AGRICULTURE COALITION HELPS UKRAINIAN FARMERS
BY IAN DOIG • PHOTOS COURTESY OF EARTHDAILY AGRO
When accident or illness strike and a farmer needs help with seeding or harvest, neighbours often roll in and get the job done. Having grown up on a farm in southern Minnesota, Dave Gebhardt values this generous community spirit. When the EarthDaily Agro general manager heard about the crippling impact of the war in Ukraine upon its farmers, he felt compelled to help his farm neighbours half a world away.
EarthDaily Analytics is a Vancouver-based data processing and analytics company. With its agricultural subsidiary EarthDaily Agro and Agrilab, a Ukrainian precision farming business, the company launched Support Ukrainian Farmers Coalition (SUFC). The global organization is composed of government, corporate and NGO partners.
GrainsWest recently spoke with Gebhardt about this effort to assist Ukrainian farmers caught up in the chaos of the Russian invasion.
GrainsWest: What should Canadians know about the situation now faced by Ukrainian farmers?
Dave Gebhardt: Russia’s invasion of Ukraine is a horrible thing. Agriculture is a global economy but it’s also very local. That’s the challenge we see with Ukrainian farmers. Export has been shut down for the most part by Russia, but [Ukrainians need to] feed their own people and avoid some kind of local famine. It’s not just the price of their inputs, fertilizer, fuel and seed, it’s a challenge to actually get the crop sown and to fertilize and maintain it. The farmers are strong but they’re really feeling it.
GW: What led you and your colleagues to form SUFC?
DG: I’m a member of a multigenerational farming family. That spirit of community and support runs very deep within me personally, but also through the organization. We’ve been doing business and have employees in Ukraine. They are directly impacted by the war. We wanted to help farmers, our employees, their families and other people directly impacted. We have a great opportunity from a technology perspective to provide technology support with our satellite imagery or satellite-based analytics.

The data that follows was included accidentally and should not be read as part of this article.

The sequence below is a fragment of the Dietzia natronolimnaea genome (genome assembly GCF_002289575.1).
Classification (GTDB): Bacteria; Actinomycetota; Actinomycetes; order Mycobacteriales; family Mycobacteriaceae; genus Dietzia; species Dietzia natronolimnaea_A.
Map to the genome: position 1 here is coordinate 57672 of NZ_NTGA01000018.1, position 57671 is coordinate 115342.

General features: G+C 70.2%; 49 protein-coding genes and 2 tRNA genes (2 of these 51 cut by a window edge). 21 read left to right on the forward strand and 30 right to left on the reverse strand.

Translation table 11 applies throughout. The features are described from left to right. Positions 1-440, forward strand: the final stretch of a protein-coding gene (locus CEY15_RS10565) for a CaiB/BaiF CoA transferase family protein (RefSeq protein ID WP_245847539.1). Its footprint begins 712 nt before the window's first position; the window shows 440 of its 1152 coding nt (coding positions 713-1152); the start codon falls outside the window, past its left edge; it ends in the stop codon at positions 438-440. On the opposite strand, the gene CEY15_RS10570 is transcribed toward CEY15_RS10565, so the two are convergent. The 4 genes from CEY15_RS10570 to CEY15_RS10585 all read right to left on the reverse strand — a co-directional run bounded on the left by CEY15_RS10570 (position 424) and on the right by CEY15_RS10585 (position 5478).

GW: What types of organizations support this project?
DG: Agrilab is a Ukrainian company that provides technology and services to farmers. Large Ukrainian farms are also part of the coalition. Companies like Kernel, a commodities and trading company that trades much of the world’s sunflower oil. We’re also looking at partnering with large farmer co-operatives and ag input companies. Syngenta is helping us develop a system to provide resources to farmers.
GW: How did the project partners determine how best to provide assistance to Ukrainian farmers?
DG: We wanted to do something consequential, very immediate and that would have real impact. As a software provider, if [farmers] have some kind of connection, we can deliver something that’s scalable very quickly. There’s no fuel, so every trip across a field has to make a difference. Our software can help farmers prioritize those activities and manage them today.
But the real issue is this year’s crop and the next year’s. As you see on the news, in the devastation in Ukraine, it’s going to take years of recovery. The longer term thing we’re working on is in-kind contributions of things like the crop inputs, seed and fertility and crop protection. It’s working with farmer organizations and supply folks like Syngenta and other large companies.